Thomas Wallace

This is such an intuitive and dynamic class. Learning about the technologies, where it came from and where it is going, is huge. We’re getting as much of the full picture here as humanly possible to see. Professor Wallace is giving us so many resources to propel ourselves through the professional technologist world. Of course, we are only at the two week mark, so it seems there will be much to absorb.


I have been working with the iOS and MacOSX-based notes services to work with my band, particularly with set lists for certain shows and the details for shows- dress code, time to show up, equipment, etc. It has really impacted my workflow, in that it has made me more productive. I find that using the Apple ecosystem is super seamless and easy. The user experience is optimal and smooth. An obvious downfall to this would be if someone does not own or regularly use at least one Apple product, then it is difficult to get the entire group to collaborate. I have used the Google suite to solve this problem. All in all, using a web-based service to have realtime edits and other modifications is a massive step forward in productivity with groups.


After reviewing some YouTube videos and further investigation of the online web service, IFTTT, I have been on an endless loop of thinking of possible applications for this service.  I really like the idea of being able to connect an application I could potentially have for an automobile and connected that to my home automated service.  For instance, it would be incredible to be able to start my car from my bed, once I just wake up, to get the interior cooled or heated, depending on the time of year, while also setting the thermostat to an optimal temperature, and have some upbeat music play that would prompt me to get out of bed and start my day. The major downfall to this would be the potential of the system being hacked. I do not particularly like the idea of my house being effectively hacked.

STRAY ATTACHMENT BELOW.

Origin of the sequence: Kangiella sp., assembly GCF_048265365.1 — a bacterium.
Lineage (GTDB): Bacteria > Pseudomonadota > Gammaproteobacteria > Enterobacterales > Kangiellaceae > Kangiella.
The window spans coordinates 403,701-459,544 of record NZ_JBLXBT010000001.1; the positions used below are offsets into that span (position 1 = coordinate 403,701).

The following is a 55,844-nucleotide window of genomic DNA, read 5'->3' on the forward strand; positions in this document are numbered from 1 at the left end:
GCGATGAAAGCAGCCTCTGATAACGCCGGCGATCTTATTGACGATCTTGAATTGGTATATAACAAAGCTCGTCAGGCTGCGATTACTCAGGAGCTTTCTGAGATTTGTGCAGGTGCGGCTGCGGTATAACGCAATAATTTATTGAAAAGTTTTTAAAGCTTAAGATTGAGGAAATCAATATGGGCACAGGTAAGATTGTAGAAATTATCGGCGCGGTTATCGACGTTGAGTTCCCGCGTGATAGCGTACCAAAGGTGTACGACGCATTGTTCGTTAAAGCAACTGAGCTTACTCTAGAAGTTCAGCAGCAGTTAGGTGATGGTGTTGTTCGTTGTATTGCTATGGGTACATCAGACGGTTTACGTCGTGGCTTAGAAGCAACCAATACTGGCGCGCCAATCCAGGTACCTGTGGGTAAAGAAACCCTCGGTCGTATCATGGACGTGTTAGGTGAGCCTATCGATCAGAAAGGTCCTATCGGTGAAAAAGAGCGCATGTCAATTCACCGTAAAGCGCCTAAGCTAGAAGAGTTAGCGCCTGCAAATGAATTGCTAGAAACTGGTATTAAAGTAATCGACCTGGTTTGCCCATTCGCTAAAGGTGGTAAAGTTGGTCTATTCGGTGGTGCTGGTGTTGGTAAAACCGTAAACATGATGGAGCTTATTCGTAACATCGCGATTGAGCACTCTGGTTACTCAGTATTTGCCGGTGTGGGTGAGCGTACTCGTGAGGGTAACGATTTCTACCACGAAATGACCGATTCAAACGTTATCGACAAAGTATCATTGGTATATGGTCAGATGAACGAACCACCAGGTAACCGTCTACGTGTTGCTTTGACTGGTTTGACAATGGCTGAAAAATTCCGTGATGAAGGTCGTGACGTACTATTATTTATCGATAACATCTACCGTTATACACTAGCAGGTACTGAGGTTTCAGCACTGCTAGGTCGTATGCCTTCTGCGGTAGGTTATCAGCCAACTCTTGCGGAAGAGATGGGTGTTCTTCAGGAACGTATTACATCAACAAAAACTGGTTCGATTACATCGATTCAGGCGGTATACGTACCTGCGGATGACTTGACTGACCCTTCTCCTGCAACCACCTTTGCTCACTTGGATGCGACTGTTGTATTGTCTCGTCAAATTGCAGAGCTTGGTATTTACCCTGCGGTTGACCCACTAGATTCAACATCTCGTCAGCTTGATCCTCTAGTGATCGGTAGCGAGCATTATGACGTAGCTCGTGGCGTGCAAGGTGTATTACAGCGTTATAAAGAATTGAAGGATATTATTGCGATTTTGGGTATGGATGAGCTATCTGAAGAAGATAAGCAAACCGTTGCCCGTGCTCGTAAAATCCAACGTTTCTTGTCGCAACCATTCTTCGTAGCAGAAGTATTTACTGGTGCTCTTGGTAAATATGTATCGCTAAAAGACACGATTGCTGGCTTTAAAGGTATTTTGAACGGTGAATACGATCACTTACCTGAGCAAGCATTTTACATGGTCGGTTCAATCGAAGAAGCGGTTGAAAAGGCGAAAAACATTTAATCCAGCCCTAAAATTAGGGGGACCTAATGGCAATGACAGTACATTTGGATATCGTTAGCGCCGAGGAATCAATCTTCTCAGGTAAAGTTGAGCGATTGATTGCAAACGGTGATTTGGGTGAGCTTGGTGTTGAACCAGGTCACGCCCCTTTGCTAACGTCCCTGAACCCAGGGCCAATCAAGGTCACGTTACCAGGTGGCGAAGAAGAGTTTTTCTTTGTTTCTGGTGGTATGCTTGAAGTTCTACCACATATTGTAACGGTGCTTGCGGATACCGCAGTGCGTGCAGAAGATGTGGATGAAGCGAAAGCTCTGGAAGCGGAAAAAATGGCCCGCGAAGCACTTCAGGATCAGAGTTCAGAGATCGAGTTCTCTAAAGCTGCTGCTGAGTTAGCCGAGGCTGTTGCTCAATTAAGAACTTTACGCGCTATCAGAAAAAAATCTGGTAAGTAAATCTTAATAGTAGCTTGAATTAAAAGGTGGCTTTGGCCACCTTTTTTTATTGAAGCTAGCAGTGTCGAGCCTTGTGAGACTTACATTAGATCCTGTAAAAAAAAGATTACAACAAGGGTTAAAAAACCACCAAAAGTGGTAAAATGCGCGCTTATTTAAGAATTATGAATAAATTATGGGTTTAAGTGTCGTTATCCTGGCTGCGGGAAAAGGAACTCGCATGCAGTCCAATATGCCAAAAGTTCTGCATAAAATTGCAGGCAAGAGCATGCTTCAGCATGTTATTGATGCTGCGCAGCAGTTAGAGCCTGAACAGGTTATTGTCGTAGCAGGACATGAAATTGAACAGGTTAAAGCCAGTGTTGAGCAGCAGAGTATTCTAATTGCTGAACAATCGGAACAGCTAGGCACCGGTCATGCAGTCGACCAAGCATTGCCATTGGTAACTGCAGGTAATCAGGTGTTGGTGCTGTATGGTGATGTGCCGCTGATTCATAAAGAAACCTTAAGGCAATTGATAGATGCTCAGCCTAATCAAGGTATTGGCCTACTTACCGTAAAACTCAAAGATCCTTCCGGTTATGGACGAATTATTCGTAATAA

This is only one of many endless applications I can think of for IFTTT


Google power searching has opened up a lot of possibilities in the way of finding specific content on the web, and also filtering out what you know you do not want to see in the results. I like the way you can drop an image into the image search, and you can get some context about the item you have provided. Also, Google usually knows what the image is, where it is from, etc.. There are many ways to check facts with certain validation applications, like the date range. These are just a few things you can use Google power searching for to make yourself more effective in searching the web. site:com ( or edu, org, etc) is powerful, in that you can specify which site you draw your query from. The “-” operator in a power search can filter out something you do not want to be in your search results. You can specify a search with the brackets operator, “[ example ] “. While using the previous operator, you can also use the OR and AND operator, which is similar to the and “&&” and or ” | | ” operators from C++.

10.23.19 out the website I have been working on!


I helped the frogs back to their lily pads! I used CSS styling to save the day! the frogs offered me a lifetime supply of fly soup, but I graciously declined

Playing with the resolution on these photos were pretty imperative, as it determines how better flow is between the vector image and the background around it. The resolution very much mattered, so that we could match the high resolution of the background photo.